Since the passage of Proposition 30, California now has both the highest personal income tax rates and the highest sales tax rate of any state in the Union. But wait, there’s more: the escalation you’ll see in your tax bill doesn’t just start in 2013! Rather, this increase in personal income tax rates for high-income taxpayers is retroactive back to January 1, 2012. Proposition 30 also provides for a sales tax increase from 7.25% to 7.5% from 2013 through 2016. Take a look at the following chart to see how the top income tax rates will increase in 2012 and 2013.
There is some good news, though. The tax experts here at Richard Welling have uncovered five ways to reduce or avoid entirely the impact of Prop. 30 for high-income earners. These remedies aren’t that complicated, so let’s get started.
The marginal tax rate under Proposition 30 varies depending on your California taxable income. The table below shows the old and new marginal tax rates at the various break points of taxable income:
Proposition 30 raises tax rates anywhere between 11% and 32% depending on your tax bracket and filing status. The biggest increase (a 32% hike in the state income tax rate) is born by single individuals earning between $500,001 and $1 million and head of household filers earning between $680,001 and $1 million.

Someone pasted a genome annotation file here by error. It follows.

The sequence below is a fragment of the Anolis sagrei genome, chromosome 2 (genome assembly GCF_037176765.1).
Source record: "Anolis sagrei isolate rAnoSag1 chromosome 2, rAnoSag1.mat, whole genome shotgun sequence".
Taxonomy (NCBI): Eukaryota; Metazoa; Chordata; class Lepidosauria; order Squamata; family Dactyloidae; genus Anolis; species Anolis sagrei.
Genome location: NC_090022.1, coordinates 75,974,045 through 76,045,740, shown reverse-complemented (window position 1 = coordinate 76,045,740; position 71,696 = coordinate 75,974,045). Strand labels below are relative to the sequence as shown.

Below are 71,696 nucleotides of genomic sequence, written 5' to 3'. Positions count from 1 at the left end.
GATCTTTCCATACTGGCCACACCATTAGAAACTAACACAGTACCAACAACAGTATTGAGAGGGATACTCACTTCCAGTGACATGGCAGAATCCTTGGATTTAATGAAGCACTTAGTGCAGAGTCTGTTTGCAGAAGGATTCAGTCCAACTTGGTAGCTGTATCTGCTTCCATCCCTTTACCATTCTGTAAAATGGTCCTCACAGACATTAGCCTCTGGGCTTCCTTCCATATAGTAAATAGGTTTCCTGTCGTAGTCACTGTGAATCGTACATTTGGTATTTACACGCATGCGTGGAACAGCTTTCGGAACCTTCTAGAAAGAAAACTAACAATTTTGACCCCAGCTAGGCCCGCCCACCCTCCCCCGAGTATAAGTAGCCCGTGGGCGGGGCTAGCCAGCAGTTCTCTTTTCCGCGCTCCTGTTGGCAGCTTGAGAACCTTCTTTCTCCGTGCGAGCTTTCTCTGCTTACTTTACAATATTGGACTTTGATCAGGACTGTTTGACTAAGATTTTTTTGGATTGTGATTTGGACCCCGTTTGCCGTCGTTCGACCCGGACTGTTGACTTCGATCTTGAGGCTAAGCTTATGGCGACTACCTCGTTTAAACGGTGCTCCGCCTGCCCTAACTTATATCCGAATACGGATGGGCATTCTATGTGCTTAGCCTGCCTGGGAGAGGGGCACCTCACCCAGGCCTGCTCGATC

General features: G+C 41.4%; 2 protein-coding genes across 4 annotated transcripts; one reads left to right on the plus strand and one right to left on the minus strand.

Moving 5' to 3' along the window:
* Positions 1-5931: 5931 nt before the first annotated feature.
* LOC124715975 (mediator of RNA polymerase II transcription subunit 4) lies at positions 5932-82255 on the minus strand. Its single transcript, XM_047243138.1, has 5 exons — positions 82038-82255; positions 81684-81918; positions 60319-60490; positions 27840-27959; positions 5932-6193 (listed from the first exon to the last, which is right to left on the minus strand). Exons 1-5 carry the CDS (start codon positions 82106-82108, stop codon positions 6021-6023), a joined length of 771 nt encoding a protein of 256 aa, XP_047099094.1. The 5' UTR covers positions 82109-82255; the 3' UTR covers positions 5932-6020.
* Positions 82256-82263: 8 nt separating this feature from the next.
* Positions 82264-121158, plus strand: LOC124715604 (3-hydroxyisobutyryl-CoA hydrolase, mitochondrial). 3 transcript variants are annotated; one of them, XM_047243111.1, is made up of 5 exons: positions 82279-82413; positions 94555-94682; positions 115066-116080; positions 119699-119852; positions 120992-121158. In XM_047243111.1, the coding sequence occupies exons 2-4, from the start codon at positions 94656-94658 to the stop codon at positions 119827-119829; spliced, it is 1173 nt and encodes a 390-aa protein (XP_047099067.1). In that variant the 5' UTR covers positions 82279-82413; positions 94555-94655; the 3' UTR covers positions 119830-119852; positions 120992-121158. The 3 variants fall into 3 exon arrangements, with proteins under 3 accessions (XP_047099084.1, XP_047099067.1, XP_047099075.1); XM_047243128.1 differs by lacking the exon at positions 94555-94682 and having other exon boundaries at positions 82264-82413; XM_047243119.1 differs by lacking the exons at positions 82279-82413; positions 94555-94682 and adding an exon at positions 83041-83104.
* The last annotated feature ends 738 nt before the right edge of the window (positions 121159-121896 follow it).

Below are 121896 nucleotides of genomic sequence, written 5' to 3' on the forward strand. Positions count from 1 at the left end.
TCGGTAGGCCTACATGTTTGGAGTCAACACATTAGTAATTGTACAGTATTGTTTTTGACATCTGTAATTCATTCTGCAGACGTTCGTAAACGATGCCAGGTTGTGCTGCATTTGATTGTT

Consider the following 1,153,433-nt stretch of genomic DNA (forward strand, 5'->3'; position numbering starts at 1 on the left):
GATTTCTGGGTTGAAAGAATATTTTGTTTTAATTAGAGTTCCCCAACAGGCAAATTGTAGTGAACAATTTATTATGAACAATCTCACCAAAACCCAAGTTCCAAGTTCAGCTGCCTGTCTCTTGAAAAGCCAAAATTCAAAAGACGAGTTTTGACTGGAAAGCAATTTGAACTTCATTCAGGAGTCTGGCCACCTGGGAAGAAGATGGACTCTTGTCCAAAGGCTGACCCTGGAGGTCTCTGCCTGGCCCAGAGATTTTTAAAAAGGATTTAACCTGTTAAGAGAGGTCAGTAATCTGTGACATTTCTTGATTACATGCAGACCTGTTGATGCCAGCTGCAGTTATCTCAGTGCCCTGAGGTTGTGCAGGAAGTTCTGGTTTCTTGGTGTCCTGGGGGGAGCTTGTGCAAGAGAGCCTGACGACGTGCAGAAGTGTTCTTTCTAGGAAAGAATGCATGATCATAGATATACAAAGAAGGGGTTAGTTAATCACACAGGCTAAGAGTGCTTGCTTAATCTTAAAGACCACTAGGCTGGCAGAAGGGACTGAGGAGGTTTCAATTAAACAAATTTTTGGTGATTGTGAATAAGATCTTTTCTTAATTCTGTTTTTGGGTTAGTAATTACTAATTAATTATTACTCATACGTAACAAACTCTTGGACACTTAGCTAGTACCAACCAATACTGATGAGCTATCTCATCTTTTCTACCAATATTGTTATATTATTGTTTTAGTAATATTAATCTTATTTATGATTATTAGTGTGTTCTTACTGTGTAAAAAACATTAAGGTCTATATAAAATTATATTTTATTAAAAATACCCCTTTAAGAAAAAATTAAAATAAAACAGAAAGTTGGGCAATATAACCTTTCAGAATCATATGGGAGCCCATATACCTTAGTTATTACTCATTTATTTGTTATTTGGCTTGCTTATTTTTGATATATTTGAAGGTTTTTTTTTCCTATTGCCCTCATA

Now that you know the pain you could suffer, let’s see what we can do about avoiding it.
Many business owners as well as others have the ability to control the amount of income they earn in any given year. Given the choice, it just may behoove you keep your income below the thresholds shown on the table above. Because the tax rates apply in a graduated manner as income reaches each threshold, the tax savings only becomes significant if large amounts of income are moved out of a tax threshold. Still, something is better than nothing, especially if you have the choice and if it doesn’t interfere with other financial imperatives that are not tax related.
Apart from managing your income, what else can you do to reduce your state income taxes? While we never advocate making investment decisions just for tax reasons, there are some advantages to limiting taxable investment income that can figure into your decisions. For example, the State cannot lay claim to certain types of tax-free bonds—US Treasurys or California municipal bonds. Municipal bonds floated by California issuers are more attractive now that Prop. 30 has passed. However, be very careful when selecting any individual California municipal bond issue. Our state has the second highest rate of municipality default and bankruptcy in the country. Stockton, San Bernardino, Atwater, Inglewood School District, Hercules and Mammoth Lakes, to name a few, all face severe fiscal challenges and have already defaulted or entered bankruptcy proceedings. We often work in conjunction with our client’s investment advisors in managing the taxation of their investment income.